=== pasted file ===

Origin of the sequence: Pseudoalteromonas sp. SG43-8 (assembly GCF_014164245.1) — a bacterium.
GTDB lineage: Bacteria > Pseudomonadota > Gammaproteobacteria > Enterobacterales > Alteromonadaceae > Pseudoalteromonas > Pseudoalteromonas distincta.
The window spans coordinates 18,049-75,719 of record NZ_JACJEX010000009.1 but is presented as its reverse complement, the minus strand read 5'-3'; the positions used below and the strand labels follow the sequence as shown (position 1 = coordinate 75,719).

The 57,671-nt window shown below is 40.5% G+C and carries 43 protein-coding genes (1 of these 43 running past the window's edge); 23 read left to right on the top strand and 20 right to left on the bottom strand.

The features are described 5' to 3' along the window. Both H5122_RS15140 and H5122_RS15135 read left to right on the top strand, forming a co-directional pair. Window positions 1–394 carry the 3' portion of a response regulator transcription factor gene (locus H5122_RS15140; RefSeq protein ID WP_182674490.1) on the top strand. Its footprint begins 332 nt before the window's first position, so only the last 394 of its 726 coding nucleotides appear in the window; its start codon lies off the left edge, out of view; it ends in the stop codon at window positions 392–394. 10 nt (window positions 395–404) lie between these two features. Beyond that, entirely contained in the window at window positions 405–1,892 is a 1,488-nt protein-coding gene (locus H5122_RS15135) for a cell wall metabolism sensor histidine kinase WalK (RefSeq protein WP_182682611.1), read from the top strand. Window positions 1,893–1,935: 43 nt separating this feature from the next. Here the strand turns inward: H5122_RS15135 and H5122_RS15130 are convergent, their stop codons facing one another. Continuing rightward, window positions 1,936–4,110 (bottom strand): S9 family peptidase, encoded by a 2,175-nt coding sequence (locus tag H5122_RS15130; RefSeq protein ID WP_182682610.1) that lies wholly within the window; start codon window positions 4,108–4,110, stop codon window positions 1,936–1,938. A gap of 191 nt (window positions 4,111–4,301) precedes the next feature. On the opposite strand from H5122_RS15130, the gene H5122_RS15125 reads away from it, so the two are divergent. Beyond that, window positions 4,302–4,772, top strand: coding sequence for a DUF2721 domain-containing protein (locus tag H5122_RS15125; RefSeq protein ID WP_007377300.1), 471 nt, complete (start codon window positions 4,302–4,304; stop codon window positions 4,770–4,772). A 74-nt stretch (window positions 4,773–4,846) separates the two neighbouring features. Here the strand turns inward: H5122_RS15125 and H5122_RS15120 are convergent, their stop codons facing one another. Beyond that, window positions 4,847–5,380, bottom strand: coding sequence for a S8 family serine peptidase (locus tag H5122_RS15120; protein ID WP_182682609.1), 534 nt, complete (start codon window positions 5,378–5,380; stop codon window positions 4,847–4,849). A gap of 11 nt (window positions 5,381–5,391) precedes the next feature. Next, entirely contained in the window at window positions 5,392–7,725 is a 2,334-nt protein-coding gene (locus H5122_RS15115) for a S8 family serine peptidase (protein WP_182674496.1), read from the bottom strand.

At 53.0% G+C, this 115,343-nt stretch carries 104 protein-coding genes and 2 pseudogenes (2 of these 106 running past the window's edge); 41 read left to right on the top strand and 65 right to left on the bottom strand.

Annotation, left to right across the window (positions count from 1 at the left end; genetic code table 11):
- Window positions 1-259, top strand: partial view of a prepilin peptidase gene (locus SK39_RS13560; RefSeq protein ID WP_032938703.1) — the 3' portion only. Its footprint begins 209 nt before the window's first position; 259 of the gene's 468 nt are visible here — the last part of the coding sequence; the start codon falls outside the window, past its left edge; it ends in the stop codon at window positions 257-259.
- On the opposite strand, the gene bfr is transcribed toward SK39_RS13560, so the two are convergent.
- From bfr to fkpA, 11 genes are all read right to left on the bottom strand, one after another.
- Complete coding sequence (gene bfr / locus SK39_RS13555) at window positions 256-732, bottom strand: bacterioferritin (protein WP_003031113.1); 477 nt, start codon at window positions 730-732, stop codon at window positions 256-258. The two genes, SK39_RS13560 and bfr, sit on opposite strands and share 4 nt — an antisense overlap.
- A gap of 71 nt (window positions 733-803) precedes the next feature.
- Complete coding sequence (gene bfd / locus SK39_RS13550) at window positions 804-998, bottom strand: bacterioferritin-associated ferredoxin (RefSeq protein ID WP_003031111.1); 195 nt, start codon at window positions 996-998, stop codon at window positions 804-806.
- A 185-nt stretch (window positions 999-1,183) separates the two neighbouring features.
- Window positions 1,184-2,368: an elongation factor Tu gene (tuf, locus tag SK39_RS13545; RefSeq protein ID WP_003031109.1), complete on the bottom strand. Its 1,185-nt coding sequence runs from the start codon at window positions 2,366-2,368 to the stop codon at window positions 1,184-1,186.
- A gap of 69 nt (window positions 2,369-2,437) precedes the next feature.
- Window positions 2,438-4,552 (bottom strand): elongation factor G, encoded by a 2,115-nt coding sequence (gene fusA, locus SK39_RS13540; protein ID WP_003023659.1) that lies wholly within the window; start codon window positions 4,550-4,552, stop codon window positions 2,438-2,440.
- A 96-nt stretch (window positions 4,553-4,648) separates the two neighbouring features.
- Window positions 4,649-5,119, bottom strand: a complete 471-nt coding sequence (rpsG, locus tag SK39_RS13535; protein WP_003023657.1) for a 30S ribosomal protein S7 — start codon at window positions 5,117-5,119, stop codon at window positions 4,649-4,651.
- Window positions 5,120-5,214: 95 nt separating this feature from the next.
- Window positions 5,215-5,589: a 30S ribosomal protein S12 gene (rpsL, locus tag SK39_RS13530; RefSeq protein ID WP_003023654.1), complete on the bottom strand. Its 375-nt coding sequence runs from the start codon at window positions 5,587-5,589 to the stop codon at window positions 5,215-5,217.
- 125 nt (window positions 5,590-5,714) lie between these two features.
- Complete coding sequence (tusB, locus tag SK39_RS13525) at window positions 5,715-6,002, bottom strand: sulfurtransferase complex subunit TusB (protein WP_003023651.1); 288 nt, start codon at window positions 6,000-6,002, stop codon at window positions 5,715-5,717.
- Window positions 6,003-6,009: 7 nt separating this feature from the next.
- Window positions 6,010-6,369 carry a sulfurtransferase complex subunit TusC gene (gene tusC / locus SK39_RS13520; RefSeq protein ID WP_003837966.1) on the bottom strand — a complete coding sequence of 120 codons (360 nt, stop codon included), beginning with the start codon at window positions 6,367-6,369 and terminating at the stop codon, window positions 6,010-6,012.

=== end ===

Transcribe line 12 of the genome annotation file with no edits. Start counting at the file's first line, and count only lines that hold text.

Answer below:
- A gap of 71 nt (window positions 733-803) precedes the next feature.